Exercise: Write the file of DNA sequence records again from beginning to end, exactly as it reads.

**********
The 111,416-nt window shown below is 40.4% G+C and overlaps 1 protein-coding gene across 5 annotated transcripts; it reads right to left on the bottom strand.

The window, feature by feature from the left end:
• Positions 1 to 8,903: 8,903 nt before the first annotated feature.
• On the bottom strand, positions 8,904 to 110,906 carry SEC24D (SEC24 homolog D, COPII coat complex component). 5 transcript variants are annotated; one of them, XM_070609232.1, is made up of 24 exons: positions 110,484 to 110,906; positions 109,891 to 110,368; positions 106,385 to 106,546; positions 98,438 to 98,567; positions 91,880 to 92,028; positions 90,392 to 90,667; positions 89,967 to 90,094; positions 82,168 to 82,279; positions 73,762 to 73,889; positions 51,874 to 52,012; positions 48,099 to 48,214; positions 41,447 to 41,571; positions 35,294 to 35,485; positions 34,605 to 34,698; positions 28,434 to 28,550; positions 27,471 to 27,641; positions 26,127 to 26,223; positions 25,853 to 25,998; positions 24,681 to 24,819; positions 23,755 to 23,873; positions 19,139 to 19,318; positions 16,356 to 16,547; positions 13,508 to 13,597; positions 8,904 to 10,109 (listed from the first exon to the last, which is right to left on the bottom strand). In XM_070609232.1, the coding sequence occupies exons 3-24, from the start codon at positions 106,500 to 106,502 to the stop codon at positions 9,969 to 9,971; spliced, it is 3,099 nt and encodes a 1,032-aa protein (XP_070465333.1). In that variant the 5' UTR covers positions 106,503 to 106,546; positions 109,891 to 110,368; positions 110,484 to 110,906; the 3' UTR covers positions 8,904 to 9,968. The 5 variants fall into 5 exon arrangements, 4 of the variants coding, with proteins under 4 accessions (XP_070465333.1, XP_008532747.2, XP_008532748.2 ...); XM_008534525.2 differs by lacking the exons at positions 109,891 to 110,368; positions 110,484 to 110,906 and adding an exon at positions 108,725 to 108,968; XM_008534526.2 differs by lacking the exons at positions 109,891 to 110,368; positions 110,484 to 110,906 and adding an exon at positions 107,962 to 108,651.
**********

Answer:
The 111,416-nt window shown below is 40.4% G+C and overlaps 1 protein-coding gene across 5 annotated transcripts; it reads right to left on the bottom strand.

The window, feature by feature from the left end:
• Positions 1 to 8,903: 8,903 nt before the first annotated feature.
• On the bottom strand, positions 8,904 to 110,906 carry SEC24D (SEC24 homolog D, COPII coat complex component). 5 transcript variants are annotated; one of them, XM_070609232.1, is made up of 24 exons: positions 110,484 to 110,906; positions 109,891 to 110,368; positions 106,385 to 106,546; positions 98,438 to 98,567; positions 91,880 to 92,028; positions 90,392 to 90,667; positions 89,967 to 90,094; positions 82,168 to 82,279; positions 73,762 to 73,889; positions 51,874 to 52,012; positions 48,099 to 48,214; positions 41,447 to 41,571; positions 35,294 to 35,485; positions 34,605 to 34,698; positions 28,434 to 28,550; positions 27,471 to 27,641; positions 26,127 to 26,223; positions 25,853 to 25,998; positions 24,681 to 24,819; positions 23,755 to 23,873; positions 19,139 to 19,318; positions 16,356 to 16,547; positions 13,508 to 13,597; positions 8,904 to 10,109 (listed from the first exon to the last, which is right to left on the bottom strand). In XM_070609232.1, the coding sequence occupies exons 3-24, from the start codon at positions 106,500 to 106,502 to the stop codon at positions 9,969 to 9,971; spliced, it is 3,099 nt and encodes a 1,032-aa protein (XP_070465333.1). In that variant the 5' UTR covers positions 106,503 to 106,546; positions 109,891 to 110,368; positions 110,484 to 110,906; the 3' UTR covers positions 8,904 to 9,968. The 5 variants fall into 5 exon arrangements, 4 of the variants coding, with proteins under 4 accessions (XP_070465333.1, XP_008532747.2, XP_008532748.2 ...); XM_008534525.2 differs by lacking the exons at positions 109,891 to 110,368; positions 110,484 to 110,906 and adding an exon at positions 108,725 to 108,968; XM_008534526.2 differs by lacking the exons at positions 109,891 to 110,368; positions 110,484 to 110,906 and adding an exon at positions 107,962 to 108,651.